The Dawes Act was an 1887 law concerning Native American lands. To successfully answer Dawes Act APUSH questions, be sure to understand the provisions in the law, as well as the consequences those provisions had on Native Americans.
What is the Dawes Act?
The Dawes Act was signed into law by President Grover Cleveland in 1887. The law divided communal tribal land into lots to be owned by individual Native Americans. Once an individual owned land, he became an American citizen subject to state law and taxation. The purported goal of the act was to protect American Indian land from encroaching white settlers, and also to help native peoples economically by setting them up with land suitable for farming. The underlying goal of the act, however, was to weaken the communal way of life and government of the tribes. The act did this by forcing Native Americans into a Eurocentric lifestyle so that they would assimilate to the culture of white America.
The act allotted 160 acres of land to each head of household and 80 acres to each single adult. The individual had 25 years to cultivate the land and prove himself competent. If the individual was deemed incompetent, the land went back to the federal government and was offered up for public sale, which usually meant the land was handed over to white settlers. After the reservation land was divided up among Native Americans, the surplus land was also offered to white settlers for purchase.
Important years to note for the Dawes Act:
- 1887: The Dawes Act is signed into law
- 1934: The Dawes Act is abolished under the terms of the Indian Reorganization Act
Why is the Dawes Act so important?
The Dawes Act effectively ended the autonomy of the tribes by abolishing their communal governments. Although the act was meant to help individuals by allotting them land, much of that land was unsuitable or not large enough for farming. Additionally, the act forced Native Americans to assume a way of life that was foreign and unavailable to them. Social structures that emphasized the private ownership of land and patriarchal gender roles were contrary to the tribes’ communal way of life. Many people struggled to acquire the tools, supplies, and knowledge necessary to sustain a successful farm. The Secretary of the Interior had immense power to decide whether such individuals were competent. Many Native Americans became landless, and by the time the act was rescinded in 1934, two-thirds of Indian land had fallen into the hands of European-Americans.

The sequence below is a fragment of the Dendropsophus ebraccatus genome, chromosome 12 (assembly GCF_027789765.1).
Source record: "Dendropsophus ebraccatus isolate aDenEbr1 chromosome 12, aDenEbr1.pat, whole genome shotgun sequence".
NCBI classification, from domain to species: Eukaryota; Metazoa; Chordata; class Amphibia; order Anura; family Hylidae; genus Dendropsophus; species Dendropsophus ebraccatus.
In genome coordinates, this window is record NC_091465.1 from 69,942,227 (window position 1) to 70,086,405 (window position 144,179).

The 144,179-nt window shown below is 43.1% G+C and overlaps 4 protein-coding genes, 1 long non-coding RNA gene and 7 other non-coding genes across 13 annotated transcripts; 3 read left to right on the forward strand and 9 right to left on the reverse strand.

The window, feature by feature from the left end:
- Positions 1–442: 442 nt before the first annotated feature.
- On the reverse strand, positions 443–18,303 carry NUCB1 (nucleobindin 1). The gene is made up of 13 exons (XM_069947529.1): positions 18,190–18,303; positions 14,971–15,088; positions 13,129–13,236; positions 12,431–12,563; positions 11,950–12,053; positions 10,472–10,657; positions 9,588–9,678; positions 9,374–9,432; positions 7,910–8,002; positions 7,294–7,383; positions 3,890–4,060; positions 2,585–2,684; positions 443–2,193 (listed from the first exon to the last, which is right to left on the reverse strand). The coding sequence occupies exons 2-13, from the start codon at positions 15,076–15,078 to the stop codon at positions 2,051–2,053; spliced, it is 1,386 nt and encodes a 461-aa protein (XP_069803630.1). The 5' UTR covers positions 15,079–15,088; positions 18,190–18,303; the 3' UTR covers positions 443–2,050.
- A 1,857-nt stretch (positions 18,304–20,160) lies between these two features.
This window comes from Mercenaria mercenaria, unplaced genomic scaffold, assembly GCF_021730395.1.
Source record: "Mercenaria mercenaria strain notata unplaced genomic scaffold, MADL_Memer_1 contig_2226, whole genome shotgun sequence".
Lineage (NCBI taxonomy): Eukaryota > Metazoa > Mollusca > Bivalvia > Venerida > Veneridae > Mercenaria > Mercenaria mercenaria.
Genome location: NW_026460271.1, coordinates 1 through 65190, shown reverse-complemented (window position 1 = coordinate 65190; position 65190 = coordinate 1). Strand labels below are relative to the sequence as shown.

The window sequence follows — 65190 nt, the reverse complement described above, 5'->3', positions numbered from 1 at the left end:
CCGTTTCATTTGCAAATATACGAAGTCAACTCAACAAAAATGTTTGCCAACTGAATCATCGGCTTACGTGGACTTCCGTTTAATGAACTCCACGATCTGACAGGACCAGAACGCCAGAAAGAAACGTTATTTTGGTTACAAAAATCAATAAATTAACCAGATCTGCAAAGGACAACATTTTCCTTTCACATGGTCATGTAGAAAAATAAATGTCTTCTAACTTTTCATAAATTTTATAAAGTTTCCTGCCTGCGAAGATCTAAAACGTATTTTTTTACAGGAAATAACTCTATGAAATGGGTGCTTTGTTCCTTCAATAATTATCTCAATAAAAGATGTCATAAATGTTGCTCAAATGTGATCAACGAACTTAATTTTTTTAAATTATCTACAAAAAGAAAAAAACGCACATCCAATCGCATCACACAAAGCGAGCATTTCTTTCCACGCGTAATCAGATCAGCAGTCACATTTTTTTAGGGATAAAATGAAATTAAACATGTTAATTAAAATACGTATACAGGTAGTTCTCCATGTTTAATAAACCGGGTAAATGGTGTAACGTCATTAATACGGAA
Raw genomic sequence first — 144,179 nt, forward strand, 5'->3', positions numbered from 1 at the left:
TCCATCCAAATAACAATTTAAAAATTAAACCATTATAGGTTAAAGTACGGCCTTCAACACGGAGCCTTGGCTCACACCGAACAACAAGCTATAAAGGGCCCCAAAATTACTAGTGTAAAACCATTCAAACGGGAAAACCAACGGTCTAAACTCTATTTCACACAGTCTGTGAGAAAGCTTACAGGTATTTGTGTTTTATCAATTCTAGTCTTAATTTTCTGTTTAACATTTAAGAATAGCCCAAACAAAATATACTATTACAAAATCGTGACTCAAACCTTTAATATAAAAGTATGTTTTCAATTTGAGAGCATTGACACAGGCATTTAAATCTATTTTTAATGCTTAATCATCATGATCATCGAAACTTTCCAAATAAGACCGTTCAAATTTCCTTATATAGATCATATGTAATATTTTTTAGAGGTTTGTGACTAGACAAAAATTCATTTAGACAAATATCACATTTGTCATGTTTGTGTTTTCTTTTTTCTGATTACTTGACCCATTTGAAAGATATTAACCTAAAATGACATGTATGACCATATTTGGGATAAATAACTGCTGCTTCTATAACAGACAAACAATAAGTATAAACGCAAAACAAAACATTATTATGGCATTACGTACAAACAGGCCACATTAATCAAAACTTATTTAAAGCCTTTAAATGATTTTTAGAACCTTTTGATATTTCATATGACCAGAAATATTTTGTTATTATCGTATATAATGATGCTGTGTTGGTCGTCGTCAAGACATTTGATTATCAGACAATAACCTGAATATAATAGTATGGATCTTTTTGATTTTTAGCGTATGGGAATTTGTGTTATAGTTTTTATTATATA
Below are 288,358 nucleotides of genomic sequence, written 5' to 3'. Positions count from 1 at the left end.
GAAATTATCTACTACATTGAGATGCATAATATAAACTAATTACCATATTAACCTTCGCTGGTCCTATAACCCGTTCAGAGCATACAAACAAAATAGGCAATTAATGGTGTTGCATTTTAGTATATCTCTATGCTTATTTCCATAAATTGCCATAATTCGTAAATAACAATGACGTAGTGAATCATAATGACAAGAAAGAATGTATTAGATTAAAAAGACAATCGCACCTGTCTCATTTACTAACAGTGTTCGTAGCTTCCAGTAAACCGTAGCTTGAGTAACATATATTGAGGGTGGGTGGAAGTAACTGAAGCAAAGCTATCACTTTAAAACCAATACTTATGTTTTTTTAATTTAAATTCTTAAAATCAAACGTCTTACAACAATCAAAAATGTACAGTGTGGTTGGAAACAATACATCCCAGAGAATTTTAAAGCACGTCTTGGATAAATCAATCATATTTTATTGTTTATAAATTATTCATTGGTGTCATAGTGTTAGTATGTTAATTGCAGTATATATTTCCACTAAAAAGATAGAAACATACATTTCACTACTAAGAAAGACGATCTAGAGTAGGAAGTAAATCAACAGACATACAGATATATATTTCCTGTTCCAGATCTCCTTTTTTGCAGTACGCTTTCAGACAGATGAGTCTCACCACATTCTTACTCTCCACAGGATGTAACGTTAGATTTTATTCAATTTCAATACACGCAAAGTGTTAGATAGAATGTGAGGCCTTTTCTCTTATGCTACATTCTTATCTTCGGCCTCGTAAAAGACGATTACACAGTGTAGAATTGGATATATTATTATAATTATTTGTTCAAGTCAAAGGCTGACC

What are some historical people and events related to the Dawes Act?
- Henry Dawes: Massachusetts Senator who wrote the act
- Grover Cleveland: President who signed the act into law
What example question about the Dawes Act might come up on the APUSH exam?
Maps from the National Archives
The change in Indian Territory, as shown in the maps above, can be explained by
A) the Dawes Act.
B) the Indian Removal Act.
C) the Indian Reorganization Act.
D) the Burke Act.
The correct answer is (A). The Dawes Act of 1887 dissolved tribal governments and landholdings. The land was then divided into lots given to individual Native Americans, for the purpose of establishing private property and farms. Those living on the allotted land were granted American citizenship and were subject to the laws governing the state or territory in which the individual resided.